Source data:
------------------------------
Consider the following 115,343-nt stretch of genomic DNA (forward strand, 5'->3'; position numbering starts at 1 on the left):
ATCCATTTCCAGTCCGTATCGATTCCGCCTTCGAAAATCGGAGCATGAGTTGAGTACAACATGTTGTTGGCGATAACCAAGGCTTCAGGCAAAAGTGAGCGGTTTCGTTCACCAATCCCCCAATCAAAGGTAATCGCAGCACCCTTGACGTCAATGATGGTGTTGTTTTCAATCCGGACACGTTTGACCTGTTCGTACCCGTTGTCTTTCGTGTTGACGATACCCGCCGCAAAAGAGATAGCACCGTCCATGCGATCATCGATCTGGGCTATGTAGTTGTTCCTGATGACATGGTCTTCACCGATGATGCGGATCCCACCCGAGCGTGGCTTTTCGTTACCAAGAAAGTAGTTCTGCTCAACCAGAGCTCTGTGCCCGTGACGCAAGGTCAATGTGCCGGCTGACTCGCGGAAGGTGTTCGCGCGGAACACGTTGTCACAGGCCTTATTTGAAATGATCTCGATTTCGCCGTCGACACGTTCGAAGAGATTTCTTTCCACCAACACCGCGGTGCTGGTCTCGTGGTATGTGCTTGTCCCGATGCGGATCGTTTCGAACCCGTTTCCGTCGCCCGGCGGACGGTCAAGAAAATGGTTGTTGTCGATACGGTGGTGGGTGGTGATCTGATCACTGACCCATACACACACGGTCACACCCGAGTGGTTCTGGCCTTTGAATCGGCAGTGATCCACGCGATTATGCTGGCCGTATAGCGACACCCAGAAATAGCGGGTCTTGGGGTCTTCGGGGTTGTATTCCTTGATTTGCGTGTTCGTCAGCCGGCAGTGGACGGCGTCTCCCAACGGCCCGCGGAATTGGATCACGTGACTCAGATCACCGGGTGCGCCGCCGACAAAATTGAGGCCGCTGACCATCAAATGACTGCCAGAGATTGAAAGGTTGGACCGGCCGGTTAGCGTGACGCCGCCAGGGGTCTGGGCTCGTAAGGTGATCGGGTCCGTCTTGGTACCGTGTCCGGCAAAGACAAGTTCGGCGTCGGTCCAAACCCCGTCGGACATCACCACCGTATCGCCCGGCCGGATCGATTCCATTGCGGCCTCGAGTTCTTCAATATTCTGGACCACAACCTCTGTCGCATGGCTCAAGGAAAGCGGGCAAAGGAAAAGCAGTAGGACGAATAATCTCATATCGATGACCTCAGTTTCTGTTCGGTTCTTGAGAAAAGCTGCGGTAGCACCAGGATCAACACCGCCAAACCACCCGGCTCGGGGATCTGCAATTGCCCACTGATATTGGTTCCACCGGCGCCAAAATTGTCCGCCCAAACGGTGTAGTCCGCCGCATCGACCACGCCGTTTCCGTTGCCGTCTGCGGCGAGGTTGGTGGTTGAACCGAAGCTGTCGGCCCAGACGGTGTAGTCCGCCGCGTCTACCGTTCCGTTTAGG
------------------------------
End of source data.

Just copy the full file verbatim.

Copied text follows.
Consider the following 115,343-nt stretch of genomic DNA (forward strand, 5'->3'; position numbering starts at 1 on the left):
ATCCATTTCCAGTCCGTATCGATTCCGCCTTCGAAAATCGGAGCATGAGTTGAGTACAACATGTTGTTGGCGATAACCAAGGCTTCAGGCAAAAGTGAGCGGTTTCGTTCACCAATCCCCCAATCAAAGGTAATCGCAGCACCCTTGACGTCAATGATGGTGTTGTTTTCAATCCGGACACGTTTGACCTGTTCGTACCCGTTGTCTTTCGTGTTGACGATACCCGCCGCAAAAGAGATAGCACCGTCCATGCGATCATCGATCTGGGCTATGTAGTTGTTCCTGATGACATGGTCTTCACCGATGATGCGGATCCCACCCGAGCGTGGCTTTTCGTTACCAAGAAAGTAGTTCTGCTCAACCAGAGCTCTGTGCCCGTGACGCAAGGTCAATGTGCCGGCTGACTCGCGGAAGGTGTTCGCGCGGAACACGTTGTCACAGGCCTTATTTGAAATGATCTCGATTTCGCCGTCGACACGTTCGAAGAGATTTCTTTCCACCAACACCGCGGTGCTGGTCTCGTGGTATGTGCTTGTCCCGATGCGGATCGTTTCGAACCCGTTTCCGTCGCCCGGCGGACGGTCAAGAAAATGGTTGTTGTCGATACGGTGGTGGGTGGTGATCTGATCACTGACCCATACACACACGGTCACACCCGAGTGGTTCTGGCCTTTGAATCGGCAGTGATCCACGCGATTATGCTGGCCGTATAGCGACACCCAGAAATAGCGGGTCTTGGGGTCTTCGGGGTTGTATTCCTTGATTTGCGTGTTCGTCAGCCGGCAGTGGACGGCGTCTCCCAACGGCCCGCGGAATTGGATCACGTGACTCAGATCACCGGGTGCGCCGCCGACAAAATTGAGGCCGCTGACCATCAAATGACTGCCAGAGATTGAAAGGTTGGACCGGCCGGTTAGCGTGACGCCGCCAGGGGTCTGGGCTCGTAAGGTGATCGGGTCCGTCTTGGTACCGTGTCCGGCAAAGACAAGTTCGGCGTCGGTCCAAACCCCGTCGGACATCACCACCGTATCGCCCGGCCGGATCGATTCCATTGCGGCCTCGAGTTCTTCAATATTCTGGACCACAACCTCTGTCGCATGGCTCAAGGAAAGCGGGCAAAGGAAAAGCAGTAGGACGAATAATCTCATATCGATGACCTCAGTTTCTGTTCGGTTCTTGAGAAAAGCTGCGGTAGCACCAGGATCAACACCGCCAAACCACCCGGCTCGGGGATCTGCAATTGCCCACTGATATTGGTTCCACCGGCGCCAAAATTGTCCGCCCAAACGGTGTAGTCCGCCGCATCGACCACGCCGTTTCCGTTGCCGTCTGCGGCGAGGTTGGTGGTTGAACCGAAGCTGTCGGCCCAGACGGTGTAGTCCGCCGCGTCTACCGTTCCGTTTAGG